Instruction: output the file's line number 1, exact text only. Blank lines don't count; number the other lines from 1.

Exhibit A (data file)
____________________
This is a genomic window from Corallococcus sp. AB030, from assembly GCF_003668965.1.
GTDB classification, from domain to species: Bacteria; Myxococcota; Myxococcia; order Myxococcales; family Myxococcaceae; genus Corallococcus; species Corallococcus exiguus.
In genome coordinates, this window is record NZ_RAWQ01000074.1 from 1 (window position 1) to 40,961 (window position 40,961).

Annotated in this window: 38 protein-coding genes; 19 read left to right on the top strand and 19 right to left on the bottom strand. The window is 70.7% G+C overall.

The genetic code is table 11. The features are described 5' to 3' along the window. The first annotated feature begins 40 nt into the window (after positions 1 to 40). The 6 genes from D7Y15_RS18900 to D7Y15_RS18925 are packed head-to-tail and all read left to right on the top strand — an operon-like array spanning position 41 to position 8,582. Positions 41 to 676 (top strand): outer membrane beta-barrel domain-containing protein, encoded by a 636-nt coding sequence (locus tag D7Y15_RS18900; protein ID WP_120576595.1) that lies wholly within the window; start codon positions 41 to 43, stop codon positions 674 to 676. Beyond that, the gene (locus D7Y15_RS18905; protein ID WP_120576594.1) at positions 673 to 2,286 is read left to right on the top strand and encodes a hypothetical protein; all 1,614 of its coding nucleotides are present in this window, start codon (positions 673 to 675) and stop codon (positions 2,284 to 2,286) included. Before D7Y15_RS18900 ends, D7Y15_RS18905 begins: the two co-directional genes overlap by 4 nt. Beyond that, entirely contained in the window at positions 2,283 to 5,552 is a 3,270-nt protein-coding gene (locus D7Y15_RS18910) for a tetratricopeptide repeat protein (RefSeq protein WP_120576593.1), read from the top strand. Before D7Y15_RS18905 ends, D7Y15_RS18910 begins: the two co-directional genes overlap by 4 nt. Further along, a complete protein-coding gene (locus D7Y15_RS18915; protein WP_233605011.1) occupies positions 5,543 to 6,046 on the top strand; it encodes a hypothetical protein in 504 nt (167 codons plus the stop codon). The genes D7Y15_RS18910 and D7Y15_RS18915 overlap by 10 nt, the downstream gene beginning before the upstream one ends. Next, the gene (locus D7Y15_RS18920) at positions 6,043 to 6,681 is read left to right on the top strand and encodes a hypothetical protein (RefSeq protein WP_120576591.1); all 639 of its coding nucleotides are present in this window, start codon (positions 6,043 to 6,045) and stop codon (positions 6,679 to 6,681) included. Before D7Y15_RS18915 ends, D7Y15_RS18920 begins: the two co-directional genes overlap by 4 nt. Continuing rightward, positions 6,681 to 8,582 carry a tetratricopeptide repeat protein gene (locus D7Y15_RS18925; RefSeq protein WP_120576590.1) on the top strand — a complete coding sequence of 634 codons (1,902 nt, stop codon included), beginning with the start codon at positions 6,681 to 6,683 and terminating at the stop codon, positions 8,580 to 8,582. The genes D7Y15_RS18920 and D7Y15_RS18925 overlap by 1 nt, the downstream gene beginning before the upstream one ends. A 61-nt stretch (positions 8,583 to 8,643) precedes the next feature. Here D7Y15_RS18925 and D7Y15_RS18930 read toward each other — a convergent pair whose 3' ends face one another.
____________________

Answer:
This is a genomic window from Corallococcus sp. AB030, from assembly GCF_003668965.1.